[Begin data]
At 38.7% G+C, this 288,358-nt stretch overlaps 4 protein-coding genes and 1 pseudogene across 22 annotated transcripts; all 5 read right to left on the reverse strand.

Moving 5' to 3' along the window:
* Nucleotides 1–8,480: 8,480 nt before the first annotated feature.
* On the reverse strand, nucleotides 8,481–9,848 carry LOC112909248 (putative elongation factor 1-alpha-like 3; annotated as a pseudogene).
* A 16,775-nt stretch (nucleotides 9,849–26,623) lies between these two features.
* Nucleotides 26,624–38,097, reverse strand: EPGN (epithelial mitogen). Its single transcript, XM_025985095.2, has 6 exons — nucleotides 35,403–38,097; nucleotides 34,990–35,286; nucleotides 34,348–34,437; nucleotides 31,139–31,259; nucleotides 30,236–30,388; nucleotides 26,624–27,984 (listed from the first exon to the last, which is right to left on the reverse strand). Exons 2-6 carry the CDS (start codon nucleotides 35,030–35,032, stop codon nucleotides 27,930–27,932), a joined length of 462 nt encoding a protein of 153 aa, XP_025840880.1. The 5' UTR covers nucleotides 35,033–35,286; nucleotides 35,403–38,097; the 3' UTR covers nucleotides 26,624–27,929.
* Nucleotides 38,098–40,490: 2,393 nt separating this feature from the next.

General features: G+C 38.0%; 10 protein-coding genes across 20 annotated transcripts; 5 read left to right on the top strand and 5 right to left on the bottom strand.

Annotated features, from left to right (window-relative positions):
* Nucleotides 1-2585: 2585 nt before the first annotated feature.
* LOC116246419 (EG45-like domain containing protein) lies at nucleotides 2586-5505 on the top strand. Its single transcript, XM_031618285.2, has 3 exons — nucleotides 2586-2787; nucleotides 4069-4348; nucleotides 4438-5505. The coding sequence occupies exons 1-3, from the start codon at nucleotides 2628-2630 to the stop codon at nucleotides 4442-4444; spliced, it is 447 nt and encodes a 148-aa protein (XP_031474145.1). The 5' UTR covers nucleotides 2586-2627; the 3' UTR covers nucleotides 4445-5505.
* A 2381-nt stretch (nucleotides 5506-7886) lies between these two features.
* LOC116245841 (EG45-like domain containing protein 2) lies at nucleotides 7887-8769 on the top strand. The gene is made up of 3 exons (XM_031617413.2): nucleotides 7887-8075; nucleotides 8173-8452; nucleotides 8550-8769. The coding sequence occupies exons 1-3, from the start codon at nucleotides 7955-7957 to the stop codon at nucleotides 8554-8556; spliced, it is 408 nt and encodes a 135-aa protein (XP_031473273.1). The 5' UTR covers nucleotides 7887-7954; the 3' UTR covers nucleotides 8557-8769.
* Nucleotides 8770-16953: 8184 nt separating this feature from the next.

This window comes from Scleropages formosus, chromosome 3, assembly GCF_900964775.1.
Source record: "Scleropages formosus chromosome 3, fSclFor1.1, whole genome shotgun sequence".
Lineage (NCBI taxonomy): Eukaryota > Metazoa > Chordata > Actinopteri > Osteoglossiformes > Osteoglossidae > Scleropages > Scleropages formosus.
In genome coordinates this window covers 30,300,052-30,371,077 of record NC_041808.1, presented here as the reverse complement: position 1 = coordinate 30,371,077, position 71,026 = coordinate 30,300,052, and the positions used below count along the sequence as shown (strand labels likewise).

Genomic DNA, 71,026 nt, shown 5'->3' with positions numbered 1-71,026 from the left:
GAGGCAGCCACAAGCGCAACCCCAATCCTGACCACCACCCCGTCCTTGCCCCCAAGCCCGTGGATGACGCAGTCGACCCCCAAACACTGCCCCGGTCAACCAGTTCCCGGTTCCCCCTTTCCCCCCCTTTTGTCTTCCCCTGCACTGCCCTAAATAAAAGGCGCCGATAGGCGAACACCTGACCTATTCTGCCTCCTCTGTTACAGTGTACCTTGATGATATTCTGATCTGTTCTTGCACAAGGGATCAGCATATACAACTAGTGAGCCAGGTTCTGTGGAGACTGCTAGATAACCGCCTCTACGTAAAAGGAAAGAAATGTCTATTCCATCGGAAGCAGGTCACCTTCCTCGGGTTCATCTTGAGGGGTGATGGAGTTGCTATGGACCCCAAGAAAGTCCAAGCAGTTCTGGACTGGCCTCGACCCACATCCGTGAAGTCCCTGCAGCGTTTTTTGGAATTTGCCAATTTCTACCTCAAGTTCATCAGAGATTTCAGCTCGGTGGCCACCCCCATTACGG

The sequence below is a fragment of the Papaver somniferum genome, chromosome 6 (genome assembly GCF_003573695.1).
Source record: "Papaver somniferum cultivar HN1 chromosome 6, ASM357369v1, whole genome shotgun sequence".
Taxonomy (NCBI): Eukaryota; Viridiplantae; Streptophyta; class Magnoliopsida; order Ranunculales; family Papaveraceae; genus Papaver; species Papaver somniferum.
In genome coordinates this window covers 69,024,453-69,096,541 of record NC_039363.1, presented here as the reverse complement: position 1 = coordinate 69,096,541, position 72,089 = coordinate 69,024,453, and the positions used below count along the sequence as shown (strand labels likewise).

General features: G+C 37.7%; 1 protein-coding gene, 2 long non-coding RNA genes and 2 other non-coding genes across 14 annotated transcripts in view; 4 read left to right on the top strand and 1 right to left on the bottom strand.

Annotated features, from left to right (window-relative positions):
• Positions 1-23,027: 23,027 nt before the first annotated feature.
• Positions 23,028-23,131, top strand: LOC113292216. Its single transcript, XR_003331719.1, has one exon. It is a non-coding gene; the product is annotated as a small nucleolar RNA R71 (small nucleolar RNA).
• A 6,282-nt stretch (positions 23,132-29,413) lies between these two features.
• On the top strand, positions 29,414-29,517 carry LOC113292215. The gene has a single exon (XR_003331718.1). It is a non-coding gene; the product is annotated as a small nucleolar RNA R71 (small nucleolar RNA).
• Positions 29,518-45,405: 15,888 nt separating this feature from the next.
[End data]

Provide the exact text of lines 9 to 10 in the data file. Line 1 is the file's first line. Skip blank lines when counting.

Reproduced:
Annotated features, from left to right (window-relative positions):
* Nucleotides 1-2585: 2585 nt before the first annotated feature.